It’s Time to Crack the Coconuts

Somebody has to win the Big Ten this season.

via Shatel: Statement season starts with Wisconsin – Omaha.com.

Just because it happened to be on TV yesterday, I will mention the film “Pagan Love Song” (MGM, 1950).

I could not avoid catching a few moments of this forgettable musical before I left for work, and my first thought was that it must be one of Hollywood’s most subtly racist movies — the movie is fairly overrun by mumbling natives, and the protagonist Hazard Endicott (played with broad-grinning, G-rated sex appeal by Howard Keel) confuses Mimi Bennett (Esther Williams!) (I know!) for a Tahitian native throughout a series of “Three’s Company”-esque meetings.

My second thought was to ruminate on Mr. Endicott’s oft-stated wish in the film: “I just want to rest,” he said, Todd Rundgen-like, while sitting in the sun.

Mr. Endicott didn’t want to work. Anyway, his native servants told him his native neighbors would do that for him. Ironically, that sloth is part of what propels him toward the wow-is-she-pretty Ms. Bennett.

It is — and as stretches go, this is not so bad — not unlike the forces at work right now in college football, nudging Nebraska toward a championship in the so-called Big Ten — or so we are led to believe. The Huskers won’t have to do any of the work; their neighbors will do it for them.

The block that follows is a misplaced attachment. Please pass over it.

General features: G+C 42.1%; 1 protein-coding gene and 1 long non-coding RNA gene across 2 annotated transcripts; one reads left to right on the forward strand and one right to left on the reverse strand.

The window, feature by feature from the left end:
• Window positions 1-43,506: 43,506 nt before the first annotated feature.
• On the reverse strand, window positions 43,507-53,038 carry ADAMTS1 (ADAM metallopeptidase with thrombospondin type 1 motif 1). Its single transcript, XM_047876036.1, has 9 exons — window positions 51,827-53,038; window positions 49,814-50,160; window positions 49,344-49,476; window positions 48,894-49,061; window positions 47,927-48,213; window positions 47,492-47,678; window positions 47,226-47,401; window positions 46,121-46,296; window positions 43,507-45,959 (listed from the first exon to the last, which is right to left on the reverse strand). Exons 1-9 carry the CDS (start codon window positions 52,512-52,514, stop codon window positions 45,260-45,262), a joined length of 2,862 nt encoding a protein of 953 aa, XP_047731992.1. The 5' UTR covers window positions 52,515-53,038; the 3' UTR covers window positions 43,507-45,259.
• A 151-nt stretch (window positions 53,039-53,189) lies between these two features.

“Somebody has to win the Big Ten this season,” The Omaha World-Herald’s Tom Shatel writes.

He will never be more right.

We have observed in this space the inexplicable rebound in optimism about the Huskers’ prospects, and followed its roots to the poor competition among their conference peers. Mr. Shatel sees it more clearly than most.

“To make history in their second Big Ten go-around,” he writes with unacknowledged ostentation of the Huskers, “they simply must get out of their own way.”

Go back to the porch, in other words, and wait for a dozen sarong-wrapped extras to render your coconuts for you.

Tonight’s game against Wisconsin is the first opportunity for Nebraska to embrace its own sloth. But as Mr. Shatel himself notes, “It’s not a very compelling formula.”

No, it’s not; not in “Pagan Love Song,” either.

Mr. Endicott’s final misstep before beginning to properly woo the nubile and dazzling Ms. Bennett is to show up at a party in native dress. As he sheepishly allows himself, showing not a little bit of leg, to be introduced to linen-suited party guests, one of his native servants arrives — hilarious! — wearing a suit.

As parties go, it is not unlike the game against Wisconsin. Each team will be wearing alternative uniforms. Nebraska’s is like something out of a Judge Dredd comic; players will have a giant N stamped on their chest. Mr. Shatel refers to the crass, transparent attempt to sell jerseys as “an Andy Warhol fashion show.”

So that is where Nebraska is left, perched on the beginning of a semi-memorable run to mediocrity. If only it can keep from depantsing itself.

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